From the Journals

COVID nonvaccination linked with avoidable hospitalizations



Lack of vaccination against COVID-19 was associated with a significantly higher risk for hospitalization, compared with vaccinated status and boosted status, new evidence suggests.

A retrospective, population-based cohort study in Alberta, Edmonton, found that between late September 2021 and late January 2022, eligible unvaccinated patients with COVID-19 had a nearly 10-fold higher risk for hospitalization than did patients who were fully vaccinated with two doses. Unvaccinated patients had a nearly 21-fold higher risk than did patients who were boosted with three doses.

“We have shown that eligible nonvaccinated persons, especially in the age strata 50-79 years, accounted for 3,000-4,000 potentially avoidable hospitalizations, 35,000-40,000 avoidable bed-days, and $100–$110 million [Canadian dollars] in avoidable health care costs during a 120-day period coinciding with the fourth (Delta) and fifth (Omicron) COVID-19 waves, respectively,” wrote Sean M. Bagshaw, MD, chair of critical care medicine at the University of Alberta, Edmonton, and colleagues.

The findings were published in the Canadian Journal of Public Health.

‘Unsatisfactory’ vaccine uptake

While a previous study by Dr. Bagshaw and colleagues recently showed that higher vaccine uptake could have avoided significant intensive care unit admissions and costs, the researchers sought to expand their analysis to include non-ICU use.

The current study examined data from the government of Alberta and the Discharge Abstract Database to assess vaccination status and hospitalization with confirmed SARS-CoV-2. Secondary outcomes included avoidable hospitalizations, avoidable hospital bed-days, and the potential cost avoidance related to COVID-19.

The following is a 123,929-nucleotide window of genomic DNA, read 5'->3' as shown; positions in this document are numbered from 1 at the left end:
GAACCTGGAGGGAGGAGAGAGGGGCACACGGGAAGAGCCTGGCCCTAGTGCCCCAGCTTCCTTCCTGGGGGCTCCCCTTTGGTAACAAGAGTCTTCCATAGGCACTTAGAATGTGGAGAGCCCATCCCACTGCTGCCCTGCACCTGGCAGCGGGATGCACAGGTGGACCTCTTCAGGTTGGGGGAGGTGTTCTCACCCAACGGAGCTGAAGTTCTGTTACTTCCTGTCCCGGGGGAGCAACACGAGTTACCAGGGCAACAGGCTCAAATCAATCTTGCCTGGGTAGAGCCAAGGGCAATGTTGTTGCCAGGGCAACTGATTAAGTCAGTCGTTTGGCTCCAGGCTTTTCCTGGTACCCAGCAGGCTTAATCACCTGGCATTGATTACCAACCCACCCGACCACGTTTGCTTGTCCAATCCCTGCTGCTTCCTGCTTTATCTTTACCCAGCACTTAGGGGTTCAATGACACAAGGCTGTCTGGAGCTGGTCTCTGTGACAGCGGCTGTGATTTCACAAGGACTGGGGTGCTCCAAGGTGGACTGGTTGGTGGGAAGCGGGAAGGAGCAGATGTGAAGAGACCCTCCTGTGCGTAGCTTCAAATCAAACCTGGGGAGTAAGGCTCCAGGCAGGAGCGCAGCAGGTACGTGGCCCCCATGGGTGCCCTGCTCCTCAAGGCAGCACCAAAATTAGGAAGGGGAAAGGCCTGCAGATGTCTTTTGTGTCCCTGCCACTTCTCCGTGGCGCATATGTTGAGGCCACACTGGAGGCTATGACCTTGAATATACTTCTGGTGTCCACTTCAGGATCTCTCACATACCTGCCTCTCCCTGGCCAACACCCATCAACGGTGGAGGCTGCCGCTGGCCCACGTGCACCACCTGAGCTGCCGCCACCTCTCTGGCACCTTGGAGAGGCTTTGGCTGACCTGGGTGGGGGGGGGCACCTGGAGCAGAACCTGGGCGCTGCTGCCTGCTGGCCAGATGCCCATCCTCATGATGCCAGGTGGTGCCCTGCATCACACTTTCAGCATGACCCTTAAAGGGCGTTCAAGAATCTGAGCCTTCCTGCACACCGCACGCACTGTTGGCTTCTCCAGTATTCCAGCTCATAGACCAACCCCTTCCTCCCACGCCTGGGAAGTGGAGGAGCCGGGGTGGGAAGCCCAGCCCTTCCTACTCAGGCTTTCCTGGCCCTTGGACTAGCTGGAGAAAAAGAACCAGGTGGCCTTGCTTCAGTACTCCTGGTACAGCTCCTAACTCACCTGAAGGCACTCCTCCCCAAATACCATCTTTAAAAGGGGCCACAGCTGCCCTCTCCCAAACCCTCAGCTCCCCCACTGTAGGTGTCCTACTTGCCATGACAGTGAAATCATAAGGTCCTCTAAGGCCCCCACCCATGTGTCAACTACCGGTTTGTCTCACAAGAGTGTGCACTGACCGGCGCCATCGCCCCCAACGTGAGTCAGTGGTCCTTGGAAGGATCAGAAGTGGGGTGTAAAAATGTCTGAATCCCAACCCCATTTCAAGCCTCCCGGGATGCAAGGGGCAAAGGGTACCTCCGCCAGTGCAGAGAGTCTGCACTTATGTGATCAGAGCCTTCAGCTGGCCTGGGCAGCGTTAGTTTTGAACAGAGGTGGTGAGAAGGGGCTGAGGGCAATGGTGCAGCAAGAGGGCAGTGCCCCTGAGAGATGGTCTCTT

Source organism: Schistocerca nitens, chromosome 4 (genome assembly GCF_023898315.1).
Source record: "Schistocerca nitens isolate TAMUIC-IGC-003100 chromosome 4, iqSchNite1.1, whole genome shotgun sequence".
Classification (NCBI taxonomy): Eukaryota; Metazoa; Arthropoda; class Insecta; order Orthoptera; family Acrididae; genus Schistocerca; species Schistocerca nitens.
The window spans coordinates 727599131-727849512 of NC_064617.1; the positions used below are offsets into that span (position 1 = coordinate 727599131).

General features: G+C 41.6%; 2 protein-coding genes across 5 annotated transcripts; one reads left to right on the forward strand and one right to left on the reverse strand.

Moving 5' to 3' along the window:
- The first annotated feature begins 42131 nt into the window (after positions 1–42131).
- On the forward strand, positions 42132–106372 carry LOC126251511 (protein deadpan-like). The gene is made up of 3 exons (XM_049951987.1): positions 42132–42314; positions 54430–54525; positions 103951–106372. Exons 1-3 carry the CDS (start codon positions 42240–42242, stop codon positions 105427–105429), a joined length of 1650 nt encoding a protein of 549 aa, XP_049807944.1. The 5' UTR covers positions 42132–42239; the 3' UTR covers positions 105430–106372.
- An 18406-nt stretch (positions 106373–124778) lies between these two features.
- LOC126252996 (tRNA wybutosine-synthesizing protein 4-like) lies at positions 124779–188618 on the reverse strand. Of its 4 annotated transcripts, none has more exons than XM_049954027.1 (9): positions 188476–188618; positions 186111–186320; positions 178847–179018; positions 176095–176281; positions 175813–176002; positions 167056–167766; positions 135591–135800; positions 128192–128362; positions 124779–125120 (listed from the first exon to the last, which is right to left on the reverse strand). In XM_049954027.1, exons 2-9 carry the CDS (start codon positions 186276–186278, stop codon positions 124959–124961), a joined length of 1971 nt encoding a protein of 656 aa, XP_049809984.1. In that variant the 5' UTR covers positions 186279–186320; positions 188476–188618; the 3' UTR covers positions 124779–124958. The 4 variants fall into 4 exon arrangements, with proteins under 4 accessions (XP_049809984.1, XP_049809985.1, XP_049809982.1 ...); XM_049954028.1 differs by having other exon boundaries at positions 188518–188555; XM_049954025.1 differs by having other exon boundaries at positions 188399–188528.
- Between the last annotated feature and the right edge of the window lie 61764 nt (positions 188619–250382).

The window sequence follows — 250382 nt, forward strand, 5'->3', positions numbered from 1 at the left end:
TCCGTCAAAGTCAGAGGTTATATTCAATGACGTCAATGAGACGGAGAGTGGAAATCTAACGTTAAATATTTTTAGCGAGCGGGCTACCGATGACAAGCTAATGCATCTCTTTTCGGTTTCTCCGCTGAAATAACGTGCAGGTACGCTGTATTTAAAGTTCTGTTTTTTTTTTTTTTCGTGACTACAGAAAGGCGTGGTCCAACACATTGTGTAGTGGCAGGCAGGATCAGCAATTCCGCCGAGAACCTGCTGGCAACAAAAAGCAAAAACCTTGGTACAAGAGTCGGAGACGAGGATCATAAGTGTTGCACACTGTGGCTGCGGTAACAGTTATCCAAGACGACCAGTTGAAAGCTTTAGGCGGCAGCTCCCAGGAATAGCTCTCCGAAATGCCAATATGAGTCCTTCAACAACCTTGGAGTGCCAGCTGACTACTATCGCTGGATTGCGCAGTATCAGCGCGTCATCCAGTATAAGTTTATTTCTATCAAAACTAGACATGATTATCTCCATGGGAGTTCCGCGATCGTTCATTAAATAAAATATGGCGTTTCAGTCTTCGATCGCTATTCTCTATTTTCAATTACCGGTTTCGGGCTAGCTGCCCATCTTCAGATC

During the study period, “societal factors contributed to an unsatisfactory voluntary vaccine uptake, particularly in the province of Alberta,” wrote the authors, adding that “only 63.7% and 2.7% of the eligible population in Alberta [had] received two (full) and three (boosted) COVID-19 vaccine doses as of September 27, 2021.”

The analysis found the highest number of hospitalizations among unvaccinated patients (n = 3,835), compared with vaccinated (n = 1,907) and boosted patients (n = 481). This finding yielded a risk ratio (RR) of hospitalization of 9.7 for unvaccinated patients, compared with fully vaccinated patients, and an RR of 20.6, compared with patients who were boosted. Unvaccinated patients aged 60-69 years had the highest RR for hospitalization, compared with vaccinated (RR, 16.4) and boosted patients (RR, 151.9).

The estimated number of avoidable hospitalizations for unvaccinated patients was 3,439 (total of 36,331 bed-days), compared with vaccinated patients, and 3,764 (total of 40,185 bed-days), compared with boosted patients.

The avoidable hospitalization-related costs for unvaccinated patients totaled $101.4 million (Canadian dollars) if they had been vaccinated and $110.24 million if they had been boosted.

“Moreover, strained hospital systems and the widespread adoption of crisis standards of care in response to surges in COVID-19 hospitalizations have contributed to unnecessary excess deaths,” wrote the authors. “These are preventable and missed public health opportunities that provoked massive health system disruptions and resource diversions, including deferral of routine health services (e.g., cancer and chronic disease screening and monitoring and scheduled vaccinations), postponement of scheduled procedures and surgeries, and redeployment of health care professionals.”

Dr. Bagshaw said in an interview that he was not surprised by the findings. “However, I wonder whether the public and those who direct policy and make decisions about the health system would be interested in better understanding the scope and sheer disruption the health system suffered due to COVID-19,” he said.

The current study suggests that “at least some of this could have been avoided,” said Dr. Bagshaw. “I hope we – that is the public, users of the health system, decision-makers and health care professionals – can learn from our experiences.” Studies such as the current analysis “will reinforce the importance of timely and clearly articulated public health promotion, education, and policy,” he added.


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